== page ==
Wednesday, June 03, 2009

Review: Ann Wroe's Pontius Pilate: The Biography of an Invented Man

He was probably an equestrian -- not a member of the ruling class, but close enough to have ambitions that way.

He may have been a protege of Sejanus -- the commander of Rome's Praetorian Guard whose arrest and execution would make anyone fear the charge they were "no friend of Caesar."

And though he ordered the death of Jesus, it is easy to see him as a sympathetic figure -- so much so, that he is venerated in Ethiopia as a saint.

It's out of bits and pieces and scraps of information such as these that Ann Wroe has written a wonderful "biography" of Pontius Pilate . . . and if you're wondering why "biography" is in quotation marks, it's because we really don't know that much about him. But such as we have, Wroe develops into a fascinating picture of what it was like to be a Roman governor -- and an informed guess as to the motives behind Pilate's most infamous act.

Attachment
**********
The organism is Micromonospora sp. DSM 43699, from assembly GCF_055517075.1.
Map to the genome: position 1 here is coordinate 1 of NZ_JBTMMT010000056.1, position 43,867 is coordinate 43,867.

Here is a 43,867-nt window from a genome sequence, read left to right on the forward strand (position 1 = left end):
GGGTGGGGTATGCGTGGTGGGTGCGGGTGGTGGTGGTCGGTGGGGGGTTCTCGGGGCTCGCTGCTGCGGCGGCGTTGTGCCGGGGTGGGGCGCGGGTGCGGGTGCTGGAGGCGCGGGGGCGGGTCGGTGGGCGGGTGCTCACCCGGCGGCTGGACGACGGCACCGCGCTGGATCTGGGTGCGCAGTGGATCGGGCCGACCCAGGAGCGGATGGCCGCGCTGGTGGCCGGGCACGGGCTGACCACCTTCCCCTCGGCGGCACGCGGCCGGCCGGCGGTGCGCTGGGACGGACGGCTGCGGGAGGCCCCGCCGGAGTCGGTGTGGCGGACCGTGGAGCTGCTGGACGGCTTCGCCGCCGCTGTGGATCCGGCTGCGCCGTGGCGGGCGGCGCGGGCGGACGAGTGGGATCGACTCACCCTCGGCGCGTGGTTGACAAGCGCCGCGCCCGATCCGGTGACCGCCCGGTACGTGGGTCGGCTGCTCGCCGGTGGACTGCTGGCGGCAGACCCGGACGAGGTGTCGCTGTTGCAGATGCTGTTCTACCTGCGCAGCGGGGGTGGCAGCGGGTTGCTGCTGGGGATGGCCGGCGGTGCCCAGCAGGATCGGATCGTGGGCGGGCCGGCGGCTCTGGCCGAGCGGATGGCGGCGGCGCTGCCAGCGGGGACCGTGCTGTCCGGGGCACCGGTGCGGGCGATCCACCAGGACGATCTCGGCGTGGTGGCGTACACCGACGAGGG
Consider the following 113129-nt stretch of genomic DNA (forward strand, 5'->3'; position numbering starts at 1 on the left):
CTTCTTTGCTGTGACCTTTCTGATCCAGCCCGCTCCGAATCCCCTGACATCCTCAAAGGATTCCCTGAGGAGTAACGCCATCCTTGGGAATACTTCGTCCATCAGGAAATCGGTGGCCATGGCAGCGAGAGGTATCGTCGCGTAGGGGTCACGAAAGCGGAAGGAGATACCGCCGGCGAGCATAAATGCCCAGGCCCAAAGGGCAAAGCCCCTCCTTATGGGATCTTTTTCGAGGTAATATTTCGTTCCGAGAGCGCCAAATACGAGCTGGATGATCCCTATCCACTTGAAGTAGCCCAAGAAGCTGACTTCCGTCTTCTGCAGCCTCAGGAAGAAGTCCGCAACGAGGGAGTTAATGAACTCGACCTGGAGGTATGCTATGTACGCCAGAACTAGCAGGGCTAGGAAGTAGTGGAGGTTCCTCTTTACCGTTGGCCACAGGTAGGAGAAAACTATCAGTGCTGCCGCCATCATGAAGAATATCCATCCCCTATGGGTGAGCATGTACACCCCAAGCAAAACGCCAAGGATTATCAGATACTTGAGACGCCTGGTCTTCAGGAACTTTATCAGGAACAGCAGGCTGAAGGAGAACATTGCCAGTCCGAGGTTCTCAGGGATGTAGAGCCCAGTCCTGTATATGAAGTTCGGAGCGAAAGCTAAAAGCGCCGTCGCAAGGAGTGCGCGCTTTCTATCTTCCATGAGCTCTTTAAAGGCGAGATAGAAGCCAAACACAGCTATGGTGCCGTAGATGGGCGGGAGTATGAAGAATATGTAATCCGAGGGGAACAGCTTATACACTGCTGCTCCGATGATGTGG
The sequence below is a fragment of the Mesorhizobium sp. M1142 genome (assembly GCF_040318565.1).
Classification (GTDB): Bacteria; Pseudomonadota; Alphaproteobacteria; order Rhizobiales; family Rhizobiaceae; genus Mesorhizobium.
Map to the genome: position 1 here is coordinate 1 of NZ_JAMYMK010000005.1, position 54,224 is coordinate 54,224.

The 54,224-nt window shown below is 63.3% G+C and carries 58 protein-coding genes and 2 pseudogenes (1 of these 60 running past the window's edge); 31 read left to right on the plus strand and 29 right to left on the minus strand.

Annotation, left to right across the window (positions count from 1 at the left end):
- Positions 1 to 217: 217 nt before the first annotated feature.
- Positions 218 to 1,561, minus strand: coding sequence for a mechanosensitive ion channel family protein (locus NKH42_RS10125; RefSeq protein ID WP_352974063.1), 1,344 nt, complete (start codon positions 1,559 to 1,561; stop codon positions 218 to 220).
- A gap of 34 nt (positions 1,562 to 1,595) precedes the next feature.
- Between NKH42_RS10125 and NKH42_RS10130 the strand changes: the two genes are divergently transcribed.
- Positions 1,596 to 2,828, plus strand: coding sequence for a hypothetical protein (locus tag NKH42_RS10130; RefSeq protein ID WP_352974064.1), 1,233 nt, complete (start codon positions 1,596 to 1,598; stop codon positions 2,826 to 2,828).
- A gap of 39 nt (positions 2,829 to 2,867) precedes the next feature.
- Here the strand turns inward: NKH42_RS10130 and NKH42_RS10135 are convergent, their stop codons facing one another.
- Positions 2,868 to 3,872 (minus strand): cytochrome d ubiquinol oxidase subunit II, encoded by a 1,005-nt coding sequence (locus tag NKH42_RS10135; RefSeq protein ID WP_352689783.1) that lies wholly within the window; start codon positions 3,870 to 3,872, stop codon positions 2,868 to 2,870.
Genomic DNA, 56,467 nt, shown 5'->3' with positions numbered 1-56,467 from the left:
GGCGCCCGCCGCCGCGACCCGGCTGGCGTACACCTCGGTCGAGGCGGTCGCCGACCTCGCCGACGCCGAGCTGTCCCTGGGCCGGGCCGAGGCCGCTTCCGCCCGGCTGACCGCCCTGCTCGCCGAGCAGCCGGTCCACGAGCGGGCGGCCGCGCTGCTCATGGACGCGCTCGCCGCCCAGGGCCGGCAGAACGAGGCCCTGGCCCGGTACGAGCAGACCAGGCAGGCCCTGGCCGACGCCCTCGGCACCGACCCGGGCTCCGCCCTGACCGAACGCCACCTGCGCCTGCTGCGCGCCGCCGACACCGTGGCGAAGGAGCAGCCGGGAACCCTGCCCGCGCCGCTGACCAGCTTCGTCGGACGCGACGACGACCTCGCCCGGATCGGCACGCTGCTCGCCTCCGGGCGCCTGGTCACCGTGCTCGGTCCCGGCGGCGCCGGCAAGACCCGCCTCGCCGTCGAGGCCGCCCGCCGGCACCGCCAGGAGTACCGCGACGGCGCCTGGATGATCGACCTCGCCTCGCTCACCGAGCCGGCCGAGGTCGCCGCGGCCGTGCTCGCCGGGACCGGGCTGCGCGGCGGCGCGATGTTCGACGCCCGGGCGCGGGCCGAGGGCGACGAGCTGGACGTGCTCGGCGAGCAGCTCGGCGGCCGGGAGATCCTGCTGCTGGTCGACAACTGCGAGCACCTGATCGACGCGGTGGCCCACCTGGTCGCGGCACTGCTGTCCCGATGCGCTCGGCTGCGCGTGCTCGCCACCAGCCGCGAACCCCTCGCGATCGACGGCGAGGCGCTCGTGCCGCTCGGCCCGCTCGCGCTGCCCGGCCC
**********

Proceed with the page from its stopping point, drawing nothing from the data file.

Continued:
Wroe's book is elegantly written, and well-researched -- the kind of book you could use for a study group, sermon preparation, or personal devotions.

And if Pilate emerges from this book as even more of a mystery than before . . .

It just proves that, whatever else he might have been, Pilate was human too.

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